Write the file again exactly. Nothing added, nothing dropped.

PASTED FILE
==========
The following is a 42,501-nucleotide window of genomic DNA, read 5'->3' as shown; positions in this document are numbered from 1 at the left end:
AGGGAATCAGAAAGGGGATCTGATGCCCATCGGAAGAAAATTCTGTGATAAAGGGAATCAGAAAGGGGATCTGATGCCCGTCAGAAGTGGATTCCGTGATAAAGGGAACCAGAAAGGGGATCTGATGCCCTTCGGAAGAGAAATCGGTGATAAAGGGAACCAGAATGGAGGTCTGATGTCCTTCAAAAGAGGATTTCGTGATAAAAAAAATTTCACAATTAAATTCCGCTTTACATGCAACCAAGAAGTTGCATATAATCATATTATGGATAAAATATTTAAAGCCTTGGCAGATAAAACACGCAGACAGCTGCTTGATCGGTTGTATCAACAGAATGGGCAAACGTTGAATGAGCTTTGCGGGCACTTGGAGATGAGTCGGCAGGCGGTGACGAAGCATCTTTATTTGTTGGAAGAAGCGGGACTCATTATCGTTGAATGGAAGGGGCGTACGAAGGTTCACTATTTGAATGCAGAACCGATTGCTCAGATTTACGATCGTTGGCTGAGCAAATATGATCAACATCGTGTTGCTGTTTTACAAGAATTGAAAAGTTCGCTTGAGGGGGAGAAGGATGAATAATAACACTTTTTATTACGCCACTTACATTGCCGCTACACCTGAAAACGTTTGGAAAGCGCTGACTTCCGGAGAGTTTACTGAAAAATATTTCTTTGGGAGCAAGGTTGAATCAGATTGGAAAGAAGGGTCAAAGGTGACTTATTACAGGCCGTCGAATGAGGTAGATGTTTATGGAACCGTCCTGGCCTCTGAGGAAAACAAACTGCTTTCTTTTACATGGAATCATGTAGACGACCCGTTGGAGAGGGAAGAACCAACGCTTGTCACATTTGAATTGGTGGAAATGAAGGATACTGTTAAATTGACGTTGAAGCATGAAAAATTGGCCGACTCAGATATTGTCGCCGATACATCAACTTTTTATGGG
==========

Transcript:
The following is a 42,501-nucleotide window of genomic DNA, read 5'->3' as shown; positions in this document are numbered from 1 at the left end:
AGGGAATCAGAAAGGGGATCTGATGCCCATCGGAAGAAAATTCTGTGATAAAGGGAATCAGAAAGGGGATCTGATGCCCGTCAGAAGTGGATTCCGTGATAAAGGGAACCAGAAAGGGGATCTGATGCCCTTCGGAAGAGAAATCGGTGATAAAGGGAACCAGAATGGAGGTCTGATGTCCTTCAAAAGAGGATTTCGTGATAAAAAAAATTTCACAATTAAATTCCGCTTTACATGCAACCAAGAAGTTGCATATAATCATATTATGGATAAAATATTTAAAGCCTTGGCAGATAAAACACGCAGACAGCTGCTTGATCGGTTGTATCAACAGAATGGGCAAACGTTGAATGAGCTTTGCGGGCACTTGGAGATGAGTCGGCAGGCGGTGACGAAGCATCTTTATTTGTTGGAAGAAGCGGGACTCATTATCGTTGAATGGAAGGGGCGTACGAAGGTTCACTATTTGAATGCAGAACCGATTGCTCAGATTTACGATCGTTGGCTGAGCAAATATGATCAACATCGTGTTGCTGTTTTACAAGAATTGAAAAGTTCGCTTGAGGGGGAGAAGGATGAATAATAACACTTTTTATTACGCCACTTACATTGCCGCTACACCTGAAAACGTTTGGAAAGCGCTGACTTCCGGAGAGTTTACTGAAAAATATTTCTTTGGGAGCAAGGTTGAATCAGATTGGAAAGAAGGGTCAAAGGTGACTTATTACAGGCCGTCGAATGAGGTAGATGTTTATGGAACCGTCCTGGCCTCTGAGGAAAACAAACTGCTTTCTTTTACATGGAATCATGTAGACGACCCGTTGGAGAGGGAAGAACCAACGCTTGTCACATTTGAATTGGTGGAAATGAAGGATACTGTTAAATTGACGTTGAAGCATGAAAAATTGGCCGACTCAGATATTGTCGCCGATACATCAACTTTTTATGGG